It’s time to stop jumping between applications and realize the productivity boost and time savings of a one-stop, all-claims platform. Discover how ABILITY’s integrated approach can transform your revenue cycle.

 

1. “Why getting claims right the first time is cheaper than reworking them,” Timothy Mills, Physician’s Practice, September 9, 2019, https://www.physicianspractice.com/view/why-getting-claims-right-first-time-cheaper-reworking-them

2. ABILITY internal reporting, ABILITY EASE All-Payer, November 2020

ABILITY and design®, ABILITY® and ABILITY EASE® are trademarks of ABILITY Network, Inc.

How SNFs use technology to increase efficiency and improve resident experience

Skilled nursing facilities have been using ABILITY applications for more than a decade to increase efficiency, improve resident outcomes, ease reporting compliance and maximize reimbursements. ABILITY Network President and General Manager Bud Meadows recently provided insight in an interview with Skilled Nursing News as to how ABILITY has worked to understand the operations and needs of SNFs to create products that automate and ease clinical and administrative processes.

Meeting the administrative and clinical needs of SNFs

ABILITY has come a long way since its original platform, which simply connected providers to Medicare. Through evaluations of those transactions, it expanded to clinical and administrative areas that have made it a leader among skilled nursing facilities. With well-honed discipline, project management, distribution, development and support, ABILITY created a scalable system to support SNFs of all sizes. Today, our applications are used by more than 50,000 healthcare facilities.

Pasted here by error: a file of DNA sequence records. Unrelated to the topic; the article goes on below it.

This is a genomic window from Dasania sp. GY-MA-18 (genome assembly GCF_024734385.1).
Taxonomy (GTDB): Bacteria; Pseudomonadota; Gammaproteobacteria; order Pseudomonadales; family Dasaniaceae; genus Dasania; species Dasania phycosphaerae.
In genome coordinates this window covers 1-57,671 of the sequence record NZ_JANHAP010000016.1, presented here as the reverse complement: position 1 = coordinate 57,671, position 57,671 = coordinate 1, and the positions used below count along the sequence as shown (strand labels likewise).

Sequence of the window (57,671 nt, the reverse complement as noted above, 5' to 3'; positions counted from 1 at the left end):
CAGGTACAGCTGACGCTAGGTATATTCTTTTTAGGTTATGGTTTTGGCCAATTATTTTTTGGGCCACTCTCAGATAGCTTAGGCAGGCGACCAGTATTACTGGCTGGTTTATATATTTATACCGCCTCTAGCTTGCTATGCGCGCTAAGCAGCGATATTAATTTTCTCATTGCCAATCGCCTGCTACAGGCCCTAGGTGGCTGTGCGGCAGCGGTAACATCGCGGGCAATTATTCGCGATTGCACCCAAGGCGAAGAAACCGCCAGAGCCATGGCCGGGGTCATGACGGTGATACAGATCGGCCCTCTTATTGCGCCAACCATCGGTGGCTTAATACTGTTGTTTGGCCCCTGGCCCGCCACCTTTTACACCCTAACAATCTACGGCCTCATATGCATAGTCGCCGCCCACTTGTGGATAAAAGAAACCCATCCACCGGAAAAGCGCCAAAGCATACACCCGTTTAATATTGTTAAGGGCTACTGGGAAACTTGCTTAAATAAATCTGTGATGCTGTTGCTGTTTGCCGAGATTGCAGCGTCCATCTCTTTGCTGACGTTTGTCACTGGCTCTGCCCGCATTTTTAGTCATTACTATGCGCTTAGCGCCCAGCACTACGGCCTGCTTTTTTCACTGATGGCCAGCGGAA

Simplifying workflows

ABILITY understands that the SNF workflow doesn’t happen in isolation; residents most often present from hospitals that have separate workflows. By understanding the processes involved with SNF admissions, ABILITY automates the manual processes involved to make the transition from a hospital to a SNF simpler and more efficient. Because the administrative and clinical processes play a role in the quality of patient care, ABILITY applications automate both workflows.

Post-acute focus

Though ABILITY supports Medicare providers of all types, it maintains a special focus on post-acute facilities through applications that complement EHRs. Through that focus, ABILITY has forged meaningful partnerships with post-acute providers, enabling the development of products that meet the needs of those facilities.

Overcoming the challenges of the COVID pandemic

With the outbreak of the COVID pandemic, skilled nursing facilities faced a heightened need for infection monitoring and reporting. ABILITY INFECTIONWATCH became a go-to tool for tracking during the public health emergency. The application allows for easy reporting of COVID tests, cases and vaccinations. ABILITY INFECTIONWATCH – as well as ABILITY CAREWATCH – also allow facilities to track and manage quality measures for quicker identification of PDPM components to better capture revenue opportunities.

To gain more insight into how ABILITY supports SNFs, read the full Skilled Nursing News article.

 

ABILITY and design®, ABILITY®, ABILITY INFECTIONWATCH® and CAREWATCH® are trademarks of ABILITY Network, Inc.